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dian shores, and all the several channels and passages between the various islands lying near the junction of the river St. Clair with the lake of that name, shall be equally free and open to the ships, vessels, and boats of both parties.

ARTICLE VIII.

The parties mutually stipulate that each shall prepare, equip, and Suppression of the maintain in service on the coast of Africa a sufficient and slave-trade. adequate squadron or naval force of vessels of suitable numbers and descriptions, to carry in all not less than eighty guns, to enforce, separately and respectively, the laws, rights, and obligations of each of the two countries for the suppression of the slave-trade, the said squadrons to be independent of each other, but the two Governments stipulating, nevertheless, to give such orders to the officers commanding their respective forces as shall enable them most effectually to act in concert and co-operation, upon mutual consultation, as exigencies may arise, for the attainment of the true object of this article, copies of all such orders to be communicated by each Government to the other, respectively.

Remonstrances

within whose domin

ARTICLE IX.

Whereas, notwithstanding all efforts which may be made on the coast of Africa for suppressing the slave-trade, the facilities for with other Powers carrying on that traffic and avoiding the vigilance of cruisions a market for ers, by the fraudulent use of flags and other means, are so slaves is found. great, and the temptations for pursuing it, while a market can be found for slaves, so strong, as that the desired result may be long delayed unless all markets be shut against the purchase of African negroes, the parties to this treaty agree that they will unite in all becoming representations and remonstrances with any and all Powers within whose dominions such markets are allowed to exist, and that they will urge upon all such Powers the propriety and duty of closing such markets effectually, at once and forever.

Criminals.

ARTICLE X.

It is agreed that the United States and Her Britannic Majesty shall, upon mutual requisitions by them, or their Ministers, officers, or authorities, respectively made, deliver up to justice all persons who, being charged with the crime of murder, or assault with intent to commit murder, or piracy, or arson, or robbery, or forgery, or the utterance of forged paper, committed within the jurisdiction of either, shall seek an asylum or shall be found within the territories of the other: Provided, that this shall only be done upon such evidence of criminality as, according to the laws of the place where the fugitive or person so charged shall be found, would justify his apprehension and commitment for trial if the crime or offence had there been committed; and the respective judges and other magistrates of the two Govern ments shall have power, jurisdiction, and authority, upon complaint made under oath, to issue a warrant for the apprehension of the fugitive or person so charged, that he may be brought before such judges or other magistrates, respectively, to the end that the evidence of criminality may be heard and considered; and if, on such hearing, the evidence be deemed sufficient to sustain the charge, it shall be the duty of the examining judge or magistrate to certify the same to the proper executive authority, that a warrant may issue for the surrender of such fugitive. The expense of such apprehension and delivery shall be borne and defrayed by the party who makes the requisition and receives the fugitive.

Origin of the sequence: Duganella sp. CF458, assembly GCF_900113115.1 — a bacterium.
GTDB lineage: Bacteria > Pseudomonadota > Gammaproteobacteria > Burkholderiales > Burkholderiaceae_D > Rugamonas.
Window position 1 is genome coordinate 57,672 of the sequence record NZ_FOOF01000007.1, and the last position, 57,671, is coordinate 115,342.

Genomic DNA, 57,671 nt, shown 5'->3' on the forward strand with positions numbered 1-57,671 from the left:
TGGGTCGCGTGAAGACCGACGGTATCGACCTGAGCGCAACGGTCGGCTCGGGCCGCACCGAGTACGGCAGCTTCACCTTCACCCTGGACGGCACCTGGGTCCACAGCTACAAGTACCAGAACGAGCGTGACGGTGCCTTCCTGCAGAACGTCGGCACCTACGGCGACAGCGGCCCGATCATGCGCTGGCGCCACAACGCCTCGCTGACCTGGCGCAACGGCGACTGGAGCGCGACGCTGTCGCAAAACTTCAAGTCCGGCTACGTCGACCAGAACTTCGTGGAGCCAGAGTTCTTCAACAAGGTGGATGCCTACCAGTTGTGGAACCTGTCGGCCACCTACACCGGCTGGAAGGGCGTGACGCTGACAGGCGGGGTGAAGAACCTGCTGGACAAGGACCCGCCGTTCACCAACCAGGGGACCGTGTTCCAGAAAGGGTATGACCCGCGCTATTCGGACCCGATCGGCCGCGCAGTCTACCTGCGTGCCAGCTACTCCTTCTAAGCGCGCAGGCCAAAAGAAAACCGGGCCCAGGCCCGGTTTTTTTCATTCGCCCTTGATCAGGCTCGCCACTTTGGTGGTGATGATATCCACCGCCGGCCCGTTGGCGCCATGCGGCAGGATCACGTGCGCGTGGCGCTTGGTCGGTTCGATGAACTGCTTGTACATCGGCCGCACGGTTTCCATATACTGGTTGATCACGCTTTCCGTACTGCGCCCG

ARTICLE XI.

Duration of the

The eighth article of this treaty shall be in force for five years from the date of the exchange of the ratifications, and afterwards until one or the other party shall signify a wish to terminate treaty. it. The tenth article shall continue in force until one or the other of the parties shall signify its wish to terminate it, and no longer.

ARTICLE XII.

The present treaty shall be duly ratified, and the mutual exchange of ratifications shall take place in London, within six months from the date hereof, or earlier if possible.

Ratifications.

In faith whereof we, the respective Plenipotentiaries, have signed this treaty and have hereunto affixed our seals.

Done in duplicate at Washington, the ninth day of August, anno Domini one thousand eight hundred and forty-two.

DANL. WEBSTER. [L. S.
ASHBURTON.

[L. S.]

GREAT BRITAIN, 1846.

TREATY WITH GREAT BRITAIN IN REGARD TO LIMITS WESTWARD OF THE ROCKY MOUNTAINS. CONCLUDED JUNE 15, 1846; RATIFICATIONS EXCHANGED JULY 17, 1846; PROCLAIMED AUGUST 5, 1846.

Preamble.

The United States of America and Her Majesty the Queen of the United Kingdom of Great Britain and Ireland, deeming it to be desirable for the future welfare of both countries that the state of doubt and uncertainty which has hitherto prevailed respecting the sovereignty and government of the territory on the northwest coast of America, lying westward of the Rocky or Stony Mountains, should be finally terminated by an amicable compromise of the rights mutually asserted by the two parties over the said territory, have respectively named Plenipotentiaries to treat and agree concerning the terms of such settlement, that is to say:

Negotiators.